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Post-bifurcation, Telangana power crisis set to worsen

Jun 05 2014, 09:48 IST
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Telangana is staring at a power crisis as the demand is much higher than the available power generating capacity. Image Courtesy: Reuters Telangana is staring at a power crisis as the demand is much higher than the available power generating capacity. Image Courtesy: Reuters
SummaryTelangana is staring at a power crisis as the demand is much higher than the available power generating capacity.

Telangana is staring at a power crisis. The state accounts for more than half of the electricity consumed in the erstwhile state of Andhra Pradesh. Electricity consumers in the region have been going through a period of crisis for many years as demand for power is much higher than the available power generating capacity.

The existing installed generating capacity of erstwhile AP is 16,465MW as of January 2014 and as per the Andhra Pradesh reorganisation Act, 2014 (APRA), the Telangana quota is pegged at around 8,337 MW. For the year 2014-15, the power demand stood at 7,260 MW even while the supply stood at 4,500 MW, resulting in a deficit of 2,760 MW.

There are three projects in the pipeline -- the Telangana-Kakatiya thermal power plant in Warangal district with an installed capacity of 600 MW and two in Seemandhra -- Krishnapatnam Thermal power plant in Nellore district and Rayalaseema Thermal Power Plant in Kadapa district with installed capacities of 2X800 MW and 600MW, respectively.

‘‘Following the state division, the power crisis in Telangana region would further deepen,’’' says K Raghu, Convener of Telangana electricity employees joint action committee. This is because the installed power generating capacity in the region is less than half of region’s demand for power. However, several provisions in the Andhra Pradesh Reorganisation Act, 2014 (APRA) tries to protect interests of both the states to have a smooth transition after bifurcation of the state. ‘‘APRA ensures that the existing power sharing arrangements for two regions with various generation sources would continue even after bifurcation of the state,’’ he says.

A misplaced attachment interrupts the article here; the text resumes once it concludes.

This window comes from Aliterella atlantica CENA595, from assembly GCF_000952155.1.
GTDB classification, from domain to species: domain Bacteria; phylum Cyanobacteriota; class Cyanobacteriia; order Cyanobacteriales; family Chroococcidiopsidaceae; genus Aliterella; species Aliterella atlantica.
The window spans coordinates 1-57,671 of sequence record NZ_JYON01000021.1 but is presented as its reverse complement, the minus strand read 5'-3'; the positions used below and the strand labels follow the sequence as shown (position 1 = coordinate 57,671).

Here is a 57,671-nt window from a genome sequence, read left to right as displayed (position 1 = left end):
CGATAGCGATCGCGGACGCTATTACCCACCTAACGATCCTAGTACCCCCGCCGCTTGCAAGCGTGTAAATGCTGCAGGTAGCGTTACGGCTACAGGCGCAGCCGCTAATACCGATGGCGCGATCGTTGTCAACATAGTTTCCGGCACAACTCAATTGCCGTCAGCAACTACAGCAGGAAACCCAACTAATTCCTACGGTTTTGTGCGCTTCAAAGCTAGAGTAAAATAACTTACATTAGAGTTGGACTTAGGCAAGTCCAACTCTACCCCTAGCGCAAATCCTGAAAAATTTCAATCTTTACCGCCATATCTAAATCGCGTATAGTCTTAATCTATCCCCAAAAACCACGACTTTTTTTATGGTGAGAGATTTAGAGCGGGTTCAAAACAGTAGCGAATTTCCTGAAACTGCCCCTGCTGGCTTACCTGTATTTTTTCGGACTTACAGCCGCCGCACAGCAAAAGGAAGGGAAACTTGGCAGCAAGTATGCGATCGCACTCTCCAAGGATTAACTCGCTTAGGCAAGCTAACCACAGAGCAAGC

The existing Power Purchase Agreements (PPA) with respective distribution companies (Discoms) shall continue for both ongoing projects and projects under construction. According to an order, the Central Power Distribution Company (CPDCL) and Northern Power Distribution Company (NPDCL) which are located mostly in Telangana region would get 61.93%, whereas Southern Power Distribution Company (SPDCL) and Eastern Power Distribution Company (EPDCL), which are totally located in Seemandhra region would get 38.07% of power generated from generating plants irrespective of their location. Anantapur and Kurnool districts which were part of CPDCL, are now assigned to SPDCL as these two districts belong to residuary state of AP.

He says that though Telangana state may not face additional power shortage on account of bifurcation, current power shortage itself is too high to be taken care of. Present shortage of power is varying from 1,000 MW to 2,000 MW. In addition yearly growth in power demand is around 10% excluding requirement of power for Lift Irrigation Schemes (LIS). Shortages in coal supplies, dwindling gas reserves, lack of sufficient transmission corridor from northern grid, high market prices for power in the southern states are some of the main barriers for any plans to address the power problems in Telangana state.

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